Rose petal extracts to see strawberry pigments bloom?

By Stephen Daniells

- Last updated on GMT

Antioxidant compounds extracted from rose petals could protect the
colour of strawberry extracts during processing, says a new study.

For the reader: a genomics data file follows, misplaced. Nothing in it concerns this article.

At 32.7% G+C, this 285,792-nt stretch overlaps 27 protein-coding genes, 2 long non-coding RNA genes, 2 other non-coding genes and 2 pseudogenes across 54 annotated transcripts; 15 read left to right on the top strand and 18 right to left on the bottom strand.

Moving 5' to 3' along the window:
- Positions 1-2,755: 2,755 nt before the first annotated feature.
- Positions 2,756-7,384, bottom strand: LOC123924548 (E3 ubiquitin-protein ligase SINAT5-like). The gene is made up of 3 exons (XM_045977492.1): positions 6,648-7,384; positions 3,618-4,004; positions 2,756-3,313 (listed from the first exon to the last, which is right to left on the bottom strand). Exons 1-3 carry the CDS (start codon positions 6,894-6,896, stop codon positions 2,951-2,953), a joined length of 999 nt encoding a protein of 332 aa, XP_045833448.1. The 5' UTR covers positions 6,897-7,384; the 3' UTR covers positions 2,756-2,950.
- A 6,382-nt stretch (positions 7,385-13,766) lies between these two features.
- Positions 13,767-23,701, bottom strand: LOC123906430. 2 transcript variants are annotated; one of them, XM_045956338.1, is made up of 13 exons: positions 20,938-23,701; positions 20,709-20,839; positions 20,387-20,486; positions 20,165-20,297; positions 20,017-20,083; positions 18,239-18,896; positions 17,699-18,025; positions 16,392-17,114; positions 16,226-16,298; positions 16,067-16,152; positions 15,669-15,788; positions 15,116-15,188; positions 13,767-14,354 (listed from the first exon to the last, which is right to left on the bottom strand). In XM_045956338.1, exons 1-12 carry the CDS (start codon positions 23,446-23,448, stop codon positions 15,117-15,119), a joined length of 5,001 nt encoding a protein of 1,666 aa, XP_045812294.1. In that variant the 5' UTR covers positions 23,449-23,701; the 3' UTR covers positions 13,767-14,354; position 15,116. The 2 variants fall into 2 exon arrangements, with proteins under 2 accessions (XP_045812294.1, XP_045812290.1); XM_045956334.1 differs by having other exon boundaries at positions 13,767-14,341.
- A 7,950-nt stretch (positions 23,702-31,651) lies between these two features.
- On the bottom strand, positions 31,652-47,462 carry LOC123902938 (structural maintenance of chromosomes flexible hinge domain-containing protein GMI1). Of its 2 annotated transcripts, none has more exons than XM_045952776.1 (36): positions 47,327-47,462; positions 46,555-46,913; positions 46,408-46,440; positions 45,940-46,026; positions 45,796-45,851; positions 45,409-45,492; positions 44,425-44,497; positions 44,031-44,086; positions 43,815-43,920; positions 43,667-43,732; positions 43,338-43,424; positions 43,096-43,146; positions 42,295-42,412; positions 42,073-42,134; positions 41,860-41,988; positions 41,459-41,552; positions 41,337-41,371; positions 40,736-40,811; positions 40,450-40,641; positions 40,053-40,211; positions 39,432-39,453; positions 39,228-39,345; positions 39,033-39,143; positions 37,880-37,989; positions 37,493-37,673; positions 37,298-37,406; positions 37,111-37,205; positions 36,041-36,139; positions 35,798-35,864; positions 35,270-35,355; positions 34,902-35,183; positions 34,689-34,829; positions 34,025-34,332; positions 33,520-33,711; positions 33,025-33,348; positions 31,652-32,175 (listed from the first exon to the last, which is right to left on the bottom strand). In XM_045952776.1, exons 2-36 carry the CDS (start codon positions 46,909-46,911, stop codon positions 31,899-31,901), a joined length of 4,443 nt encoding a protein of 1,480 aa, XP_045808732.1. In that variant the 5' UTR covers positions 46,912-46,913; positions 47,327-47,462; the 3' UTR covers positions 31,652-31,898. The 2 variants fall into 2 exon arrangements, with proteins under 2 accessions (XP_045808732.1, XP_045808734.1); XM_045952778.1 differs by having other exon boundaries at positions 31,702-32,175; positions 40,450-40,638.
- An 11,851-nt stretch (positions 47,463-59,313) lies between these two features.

The research, published in the journal Innovative Food Science and Emerging Technologies​, taps into a growing trend looking at natural alternatives to synthetic additives that could have significant implications for food formulators. "The results obtained demonstrated that the addition of polyphenolic co-pigments extracted from distilled rose petals reduced the thermal degradation of strawberry anthocyanins, allowing improved colour stability of the processed strawberries,"​ wrote lead researcher Plamen Mollov from the University of Food Technologies in Bulgaria. "This implies that fruit processing technology should orient itself in accordance with nature's patterns, especially since more and more consumers reject the application of synthetic additives." Mollov and co-workers looked at the effect of using polyphenolic co-pigments extracted from rose petals (Rosa damascena​ Mill.) on the colour of strawberry pigments in a beverage that underwent a heat treatment. The rose petal polyphenols were added to the strawberry beverage at a one to five ratio of total anthocyanins, with a total pigment concentration of approximately 0.0001 moles. Addition of the rose petal polyphenols increased the colour stability of the beverage, particularly after prolonged heating (four hours), said the researchers. "This polyphenolic fortification could be worthwhile not only from a technological point of view, but also with respect to the development of functional foods and beverages,"​ they said. Confronted by growing consumer demand for natural and healthy foodstuffs, food makers have increasingly been looking for alternatives to artificial food colours such as Sunset Yellow, Tartrazine and Quinoline Yellow. Market figures confirm the trend. While the European colouring market faces an annual growth rate of just 1 per cent between 2001 and 2008, the colouring foodstuffs market is ripping ahead on growth of 10 per cent to 15 per cent. Source: Innovative Food Science and Emerging Technologies​ (Elsevier) Published on-line ahead of print, doi: 10.1016/j.ifset.2007.03.004 "Colour stability improvement of strawberry beverage by fortification with polyphenolic co-pigments naturally occurring in rose petals" ​Authors: P. Mollov, K. Mihalev, V. Shikov, N. Yoncheva and V. Karagyozov

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